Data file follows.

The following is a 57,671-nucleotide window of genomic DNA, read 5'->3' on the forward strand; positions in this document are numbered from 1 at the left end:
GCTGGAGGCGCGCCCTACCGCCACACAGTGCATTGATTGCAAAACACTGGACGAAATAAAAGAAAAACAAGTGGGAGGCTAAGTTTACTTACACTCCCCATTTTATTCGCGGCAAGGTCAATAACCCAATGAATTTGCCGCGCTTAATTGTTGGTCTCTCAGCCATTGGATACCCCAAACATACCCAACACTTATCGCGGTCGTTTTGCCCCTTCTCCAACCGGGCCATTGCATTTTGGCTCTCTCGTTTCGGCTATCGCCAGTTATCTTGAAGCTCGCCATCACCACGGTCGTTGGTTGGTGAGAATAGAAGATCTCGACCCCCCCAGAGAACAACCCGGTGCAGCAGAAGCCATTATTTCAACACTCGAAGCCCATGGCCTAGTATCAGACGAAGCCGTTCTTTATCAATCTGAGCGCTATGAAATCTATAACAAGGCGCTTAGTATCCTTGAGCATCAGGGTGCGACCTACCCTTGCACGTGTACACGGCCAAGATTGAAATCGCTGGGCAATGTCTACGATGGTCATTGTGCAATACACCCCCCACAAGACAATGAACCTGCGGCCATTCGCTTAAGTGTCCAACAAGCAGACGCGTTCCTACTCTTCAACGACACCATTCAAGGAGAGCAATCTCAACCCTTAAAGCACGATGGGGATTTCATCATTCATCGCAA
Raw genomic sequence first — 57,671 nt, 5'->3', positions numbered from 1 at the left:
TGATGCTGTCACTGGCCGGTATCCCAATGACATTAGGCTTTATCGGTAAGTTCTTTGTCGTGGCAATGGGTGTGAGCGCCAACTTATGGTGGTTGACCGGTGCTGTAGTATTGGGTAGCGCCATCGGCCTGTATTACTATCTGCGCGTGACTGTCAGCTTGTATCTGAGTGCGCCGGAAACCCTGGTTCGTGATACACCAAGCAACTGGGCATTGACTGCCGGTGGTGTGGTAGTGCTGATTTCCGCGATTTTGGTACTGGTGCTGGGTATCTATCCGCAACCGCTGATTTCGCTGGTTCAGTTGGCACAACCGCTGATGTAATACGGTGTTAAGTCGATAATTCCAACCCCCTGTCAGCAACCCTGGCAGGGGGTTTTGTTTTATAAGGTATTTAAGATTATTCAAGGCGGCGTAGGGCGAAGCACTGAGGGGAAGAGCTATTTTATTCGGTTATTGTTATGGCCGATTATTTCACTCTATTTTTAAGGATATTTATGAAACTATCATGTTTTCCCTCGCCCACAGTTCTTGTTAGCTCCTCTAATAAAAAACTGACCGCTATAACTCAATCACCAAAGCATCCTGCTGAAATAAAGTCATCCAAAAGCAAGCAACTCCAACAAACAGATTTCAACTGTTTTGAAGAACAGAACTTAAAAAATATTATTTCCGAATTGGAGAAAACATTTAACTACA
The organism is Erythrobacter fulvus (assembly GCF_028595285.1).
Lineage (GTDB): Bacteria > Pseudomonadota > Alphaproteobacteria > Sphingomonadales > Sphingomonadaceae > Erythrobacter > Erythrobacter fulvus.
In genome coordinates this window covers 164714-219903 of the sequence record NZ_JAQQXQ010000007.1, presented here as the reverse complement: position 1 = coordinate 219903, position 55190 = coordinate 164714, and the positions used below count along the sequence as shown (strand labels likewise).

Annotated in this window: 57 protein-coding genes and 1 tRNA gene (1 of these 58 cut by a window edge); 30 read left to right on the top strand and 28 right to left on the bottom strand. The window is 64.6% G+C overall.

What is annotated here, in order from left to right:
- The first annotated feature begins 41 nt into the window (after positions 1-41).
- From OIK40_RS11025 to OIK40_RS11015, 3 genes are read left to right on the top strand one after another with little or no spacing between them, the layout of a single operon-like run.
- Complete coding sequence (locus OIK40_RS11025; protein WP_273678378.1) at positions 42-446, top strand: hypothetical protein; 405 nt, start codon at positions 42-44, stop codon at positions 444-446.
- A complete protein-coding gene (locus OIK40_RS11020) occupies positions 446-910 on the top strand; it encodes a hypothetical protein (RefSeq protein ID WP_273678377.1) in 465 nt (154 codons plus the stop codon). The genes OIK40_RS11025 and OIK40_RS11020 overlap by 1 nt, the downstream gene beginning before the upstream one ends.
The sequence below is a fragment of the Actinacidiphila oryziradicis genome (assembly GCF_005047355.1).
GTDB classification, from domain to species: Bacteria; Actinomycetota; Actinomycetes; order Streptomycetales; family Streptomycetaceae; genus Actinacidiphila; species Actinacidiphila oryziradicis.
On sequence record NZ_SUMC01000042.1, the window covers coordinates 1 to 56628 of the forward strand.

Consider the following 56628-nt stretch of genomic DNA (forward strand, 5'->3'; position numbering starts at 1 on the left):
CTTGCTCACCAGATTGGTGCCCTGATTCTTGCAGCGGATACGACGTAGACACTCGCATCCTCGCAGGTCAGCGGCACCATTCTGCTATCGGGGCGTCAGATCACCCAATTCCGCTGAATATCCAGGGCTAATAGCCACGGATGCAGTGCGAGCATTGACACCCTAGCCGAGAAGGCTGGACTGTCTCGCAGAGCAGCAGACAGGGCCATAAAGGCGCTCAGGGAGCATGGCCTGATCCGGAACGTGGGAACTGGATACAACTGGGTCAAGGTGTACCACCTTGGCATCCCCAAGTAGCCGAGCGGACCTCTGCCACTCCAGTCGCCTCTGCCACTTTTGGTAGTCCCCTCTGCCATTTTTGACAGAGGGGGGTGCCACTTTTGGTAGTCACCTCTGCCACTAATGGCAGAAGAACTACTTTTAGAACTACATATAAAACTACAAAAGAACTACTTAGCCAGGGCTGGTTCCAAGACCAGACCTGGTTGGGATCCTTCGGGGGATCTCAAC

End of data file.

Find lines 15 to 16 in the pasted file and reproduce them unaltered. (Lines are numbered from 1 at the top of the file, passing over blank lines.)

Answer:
GTDB classification, from domain to species: Bacteria; Actinomycetota; Actinomycetes; order Streptomycetales; family Streptomycetaceae; genus Actinacidiphila; species Actinacidiphila oryziradicis.
On sequence record NZ_SUMC01000042.1, the window covers coordinates 1 to 56628 of the forward strand.